A basic distinction is made between two forms of mobile payment. With so-called remote online payment, purchases are made in an online shop using a smartphone. For the payment process, the user needs a credit card or a way to send money virtually - for example via a PayPal account. Contactless payment works differently: cashless payments are made directly at the cash register or at the machine. For example, the local radio technology NFC can be used for this, in which two chips communicate wirelessly with each other - but only at low data transmission rates and at short distances. That makes the technology particularly safe.
Businesses need a corresponding card terminal for contactless payment, customers need an NFC-enabled device. Appropriate payment apps must also be installed. A distinction is made between closed systems of certain retail chains and open systems of third-party providers that can be used in different shops.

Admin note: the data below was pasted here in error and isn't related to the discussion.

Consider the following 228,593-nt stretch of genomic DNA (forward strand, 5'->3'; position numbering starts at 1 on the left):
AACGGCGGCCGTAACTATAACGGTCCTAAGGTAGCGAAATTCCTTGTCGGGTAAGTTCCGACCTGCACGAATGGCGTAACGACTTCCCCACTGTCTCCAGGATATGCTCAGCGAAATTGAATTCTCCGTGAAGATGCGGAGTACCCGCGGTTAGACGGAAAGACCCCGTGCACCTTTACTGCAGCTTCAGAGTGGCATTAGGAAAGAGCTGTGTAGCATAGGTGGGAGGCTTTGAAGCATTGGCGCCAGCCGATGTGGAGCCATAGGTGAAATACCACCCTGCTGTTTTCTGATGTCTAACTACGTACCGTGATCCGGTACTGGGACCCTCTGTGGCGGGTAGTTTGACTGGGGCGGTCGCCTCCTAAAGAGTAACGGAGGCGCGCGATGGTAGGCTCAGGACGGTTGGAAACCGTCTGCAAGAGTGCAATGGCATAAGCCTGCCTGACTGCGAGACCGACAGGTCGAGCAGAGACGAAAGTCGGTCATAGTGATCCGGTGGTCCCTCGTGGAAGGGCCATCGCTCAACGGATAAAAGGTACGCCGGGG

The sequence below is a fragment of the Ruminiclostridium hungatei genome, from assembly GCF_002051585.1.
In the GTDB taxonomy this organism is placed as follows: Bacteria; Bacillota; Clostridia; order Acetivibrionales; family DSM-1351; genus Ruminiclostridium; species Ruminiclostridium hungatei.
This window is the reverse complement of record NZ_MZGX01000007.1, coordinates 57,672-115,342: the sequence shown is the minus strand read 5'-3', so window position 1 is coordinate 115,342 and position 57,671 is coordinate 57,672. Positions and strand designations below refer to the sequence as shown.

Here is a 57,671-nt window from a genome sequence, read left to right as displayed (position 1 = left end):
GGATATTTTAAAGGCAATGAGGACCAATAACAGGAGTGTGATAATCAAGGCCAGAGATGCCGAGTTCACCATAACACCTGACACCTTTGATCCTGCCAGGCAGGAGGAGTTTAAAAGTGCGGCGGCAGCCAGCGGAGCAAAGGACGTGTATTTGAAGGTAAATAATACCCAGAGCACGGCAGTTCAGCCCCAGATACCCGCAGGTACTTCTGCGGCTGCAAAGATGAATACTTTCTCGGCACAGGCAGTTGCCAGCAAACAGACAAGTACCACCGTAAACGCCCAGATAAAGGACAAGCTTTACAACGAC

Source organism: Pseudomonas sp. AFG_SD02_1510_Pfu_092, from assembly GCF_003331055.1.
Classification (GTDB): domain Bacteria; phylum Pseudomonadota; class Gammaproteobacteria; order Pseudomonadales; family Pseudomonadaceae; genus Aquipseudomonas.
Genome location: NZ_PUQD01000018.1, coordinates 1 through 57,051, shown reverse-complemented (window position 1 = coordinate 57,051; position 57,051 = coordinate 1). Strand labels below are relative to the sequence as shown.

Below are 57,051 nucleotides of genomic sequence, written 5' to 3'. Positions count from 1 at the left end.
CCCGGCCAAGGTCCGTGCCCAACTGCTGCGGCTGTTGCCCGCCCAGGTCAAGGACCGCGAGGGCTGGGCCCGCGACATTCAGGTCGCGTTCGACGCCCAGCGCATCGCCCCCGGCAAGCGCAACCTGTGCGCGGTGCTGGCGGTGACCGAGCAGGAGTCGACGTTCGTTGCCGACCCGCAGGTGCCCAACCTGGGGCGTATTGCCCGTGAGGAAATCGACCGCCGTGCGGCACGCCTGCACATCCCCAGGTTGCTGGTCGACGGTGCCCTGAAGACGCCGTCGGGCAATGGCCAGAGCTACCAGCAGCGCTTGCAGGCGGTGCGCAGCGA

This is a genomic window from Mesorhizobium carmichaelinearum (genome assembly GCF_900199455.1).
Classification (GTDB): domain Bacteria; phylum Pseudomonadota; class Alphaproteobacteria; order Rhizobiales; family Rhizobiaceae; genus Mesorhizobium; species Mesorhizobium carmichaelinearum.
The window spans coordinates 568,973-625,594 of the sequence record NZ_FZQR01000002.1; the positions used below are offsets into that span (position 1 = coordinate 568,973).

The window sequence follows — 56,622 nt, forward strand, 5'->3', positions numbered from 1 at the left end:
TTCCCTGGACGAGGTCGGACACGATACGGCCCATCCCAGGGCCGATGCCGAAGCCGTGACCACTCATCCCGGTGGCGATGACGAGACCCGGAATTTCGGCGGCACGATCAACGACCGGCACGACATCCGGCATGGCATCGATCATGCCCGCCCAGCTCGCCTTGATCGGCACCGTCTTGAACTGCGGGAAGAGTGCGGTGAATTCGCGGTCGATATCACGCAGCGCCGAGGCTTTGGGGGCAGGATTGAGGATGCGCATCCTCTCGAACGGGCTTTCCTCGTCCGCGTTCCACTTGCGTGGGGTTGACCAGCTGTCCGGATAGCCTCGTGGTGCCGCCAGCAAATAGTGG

Convenient, flexible and time-saving at the same time: The advantages of mobile payment attract more and more customers worldwide. For example, you no longer need change when parking, paying abroad is much easier and even waiting at the supermarket checkout is no longer necessary, as payment processes are processed faster and faster. Wallets with credit cards and cash could also become superfluous in the future. This is not only practical, but also counteracts robberies, money laundering and undeclared work. Paying will also be easier for people with visual impairments in the future. The users of open payment apps also have the advantage of only having to remember a PIN.